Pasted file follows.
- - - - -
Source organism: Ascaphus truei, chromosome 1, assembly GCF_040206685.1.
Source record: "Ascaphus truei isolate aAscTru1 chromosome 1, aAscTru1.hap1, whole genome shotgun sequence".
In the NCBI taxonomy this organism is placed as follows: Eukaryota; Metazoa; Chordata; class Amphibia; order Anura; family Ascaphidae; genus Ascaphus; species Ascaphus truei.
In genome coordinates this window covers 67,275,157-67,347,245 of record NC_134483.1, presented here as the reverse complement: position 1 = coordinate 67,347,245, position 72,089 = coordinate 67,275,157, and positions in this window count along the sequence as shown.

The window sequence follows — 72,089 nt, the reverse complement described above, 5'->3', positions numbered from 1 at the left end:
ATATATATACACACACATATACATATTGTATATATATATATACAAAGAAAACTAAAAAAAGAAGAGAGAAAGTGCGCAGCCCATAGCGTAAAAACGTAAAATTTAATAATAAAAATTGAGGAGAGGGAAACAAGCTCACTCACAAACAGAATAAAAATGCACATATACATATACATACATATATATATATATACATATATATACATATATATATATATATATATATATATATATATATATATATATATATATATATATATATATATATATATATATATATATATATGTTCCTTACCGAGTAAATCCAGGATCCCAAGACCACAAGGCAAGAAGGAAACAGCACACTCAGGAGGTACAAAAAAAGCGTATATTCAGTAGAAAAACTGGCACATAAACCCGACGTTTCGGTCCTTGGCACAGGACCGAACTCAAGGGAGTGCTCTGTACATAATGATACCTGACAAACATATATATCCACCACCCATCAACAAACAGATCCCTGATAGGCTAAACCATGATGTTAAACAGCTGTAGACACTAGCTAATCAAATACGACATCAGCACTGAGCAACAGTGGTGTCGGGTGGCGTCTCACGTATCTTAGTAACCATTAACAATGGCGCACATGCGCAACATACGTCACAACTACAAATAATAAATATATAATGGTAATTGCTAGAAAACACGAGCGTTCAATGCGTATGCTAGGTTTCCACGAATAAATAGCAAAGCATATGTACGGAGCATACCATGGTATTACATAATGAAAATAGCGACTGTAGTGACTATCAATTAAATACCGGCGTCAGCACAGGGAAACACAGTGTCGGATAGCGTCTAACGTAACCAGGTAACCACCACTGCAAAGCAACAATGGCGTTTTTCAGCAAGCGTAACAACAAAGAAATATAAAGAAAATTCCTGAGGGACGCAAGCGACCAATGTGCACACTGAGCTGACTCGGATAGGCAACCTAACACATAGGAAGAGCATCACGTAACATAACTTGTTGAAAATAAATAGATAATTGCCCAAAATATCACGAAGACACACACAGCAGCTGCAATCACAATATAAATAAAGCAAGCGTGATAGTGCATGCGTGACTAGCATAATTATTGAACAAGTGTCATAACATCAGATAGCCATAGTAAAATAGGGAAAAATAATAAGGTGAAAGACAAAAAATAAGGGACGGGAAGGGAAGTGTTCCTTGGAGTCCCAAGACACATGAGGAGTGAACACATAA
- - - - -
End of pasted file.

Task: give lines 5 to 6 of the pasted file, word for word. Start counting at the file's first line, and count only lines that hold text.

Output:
The window sequence follows — 72,089 nt, the reverse complement described above, 5'->3', positions numbered from 1 at the left end:
ATATATATACACACACATATACATATTGTATATATATATATACAAAGAAAACTAAAAAAAGAAGAGAGAAAGTGCGCAGCCCATAGCGTAAAAACGTAAAATTTAATAATAAAAATTGAGGAGAGGGAAACAAGCTCACTCACAAACAGAATAAAAATGCACATATACATATACATACATATATATATATATACATATATATACATATATATATATATATATATATATATATATATATATATATATATATATATATATATATATATATATATATATATATATATATGTTCCTTACCGAGTAAATCCAGGATCCCAAGACCACAAGGCAAGAAGGAAACAGCACACTCAGGAGGTACAAAAAAAGCGTATATTCAGTAGAAAAACTGGCACATAAACCCGACGTTTCGGTCCTTGGCACAGGACCGAACTCAAGGGAGTGCTCTGTACATAATGATACCTGACAAACATATATATCCACCACCCATCAACAAACAGATCCCTGATAGGCTAAACCATGATGTTAAACAGCTGTAGACACTAGCTAATCAAATACGACATCAGCACTGAGCAACAGTGGTGTCGGGTGGCGTCTCACGTATCTTAGTAACCATTAACAATGGCGCACATGCGCAACATACGTCACAACTACAAATAATAAATATATAATGGTAATTGCTAGAAAACACGAGCGTTCAATGCGTATGCTAGGTTTCCACGAATAAATAGCAAAGCATATGTACGGAGCATACCATGGTATTACATAATGAAAATAGCGACTGTAGTGACTATCAATTAAATACCGGCGTCAGCACAGGGAAACACAGTGTCGGATAGCGTCTAACGTAACCAGGTAACCACCACTGCAAAGCAACAATGGCGTTTTTCAGCAAGCGTAACAACAAAGAAATATAAAGAAAATTCCTGAGGGACGCAAGCGACCAATGTGCACACTGAGCTGACTCGGATAGGCAACCTAACACATAGGAAGAGCATCACGTAACATAACTTGTTGAAAATAAATAGATAATTGCCCAAAATATCACGAAGACACACACAGCAGCTGCAATCACAATATAAATAAAGCAAGCGTGATAGTGCATGCGTGACTAGCATAATTATTGAACAAGTGTCATAACATCAGATAGCCATAGTAAAATAGGGAAAAATAATAAGGTGAAAGACAAAAAATAAGGGACGGGAAGGGAAGTGTTCCTTGGAGTCCCAAGACACATGAGGAGTGAACACATAA